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When your baby can sit up, get down on the ground together and have fun talking and playing a game of "under cover".
Hide one of their toys, a picture book, or a favourite teddy, under a cloth or box. Ask questions like "Where's teddy gone?", and "Can you find teddy?"
It's fun for them to hide something and find it again. For younger babies objects like toys disappear completely when hidden, so that when they re-appear it's a great surprise. As babies grows older, they begin to understand that objects are still there even when they are hidden. Psychologists call this "object permanence", but that's not important to know. Just have fun playing "under cover" together.
Here's a video of how to play "under cover".
Sharing stories play an important role in a child’s development. They not only help children learn language and reading skills but they also have an emotional quality which can help children make sense of their feelings. Reading to babies and young children, and giving them time to respond, will help make the most of this opportunity. Recognising shapes will help your child to learn to read later on.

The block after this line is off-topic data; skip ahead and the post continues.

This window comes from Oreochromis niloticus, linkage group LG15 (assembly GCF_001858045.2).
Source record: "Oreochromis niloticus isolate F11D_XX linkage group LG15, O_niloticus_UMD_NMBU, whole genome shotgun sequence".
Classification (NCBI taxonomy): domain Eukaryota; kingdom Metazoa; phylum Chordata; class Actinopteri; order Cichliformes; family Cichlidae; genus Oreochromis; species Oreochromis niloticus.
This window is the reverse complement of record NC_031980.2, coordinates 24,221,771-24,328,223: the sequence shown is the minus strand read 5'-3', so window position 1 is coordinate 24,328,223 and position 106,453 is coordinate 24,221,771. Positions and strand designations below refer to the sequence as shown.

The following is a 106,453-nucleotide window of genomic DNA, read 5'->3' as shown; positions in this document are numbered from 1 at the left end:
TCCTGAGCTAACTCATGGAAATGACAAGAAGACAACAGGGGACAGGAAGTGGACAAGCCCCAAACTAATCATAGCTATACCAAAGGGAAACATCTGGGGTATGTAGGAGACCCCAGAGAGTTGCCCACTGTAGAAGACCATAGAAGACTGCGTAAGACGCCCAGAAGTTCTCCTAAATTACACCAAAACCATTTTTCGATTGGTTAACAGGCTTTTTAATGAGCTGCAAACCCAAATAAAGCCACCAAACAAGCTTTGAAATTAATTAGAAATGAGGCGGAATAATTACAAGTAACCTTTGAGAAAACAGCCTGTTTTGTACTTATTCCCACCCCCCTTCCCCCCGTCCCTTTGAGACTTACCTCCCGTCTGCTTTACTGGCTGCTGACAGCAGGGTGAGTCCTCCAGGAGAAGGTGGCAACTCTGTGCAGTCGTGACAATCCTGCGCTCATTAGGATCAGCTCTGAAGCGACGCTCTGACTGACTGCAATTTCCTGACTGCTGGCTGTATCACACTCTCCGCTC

The most important thing is that reading is fun and enjoyable for both of you – five minutes can be enough. Just turn off the TV and find a quiet place so there are no distractions. And remember stories are not just found in books, it’s just as good to tell your child short, simple stories you know.
Remember, you’re not teaching your child to read. You learn to talk a long time before you learn to read, and sharing stories and giving your child time to respond is a wonderful way to help your child’s language development.
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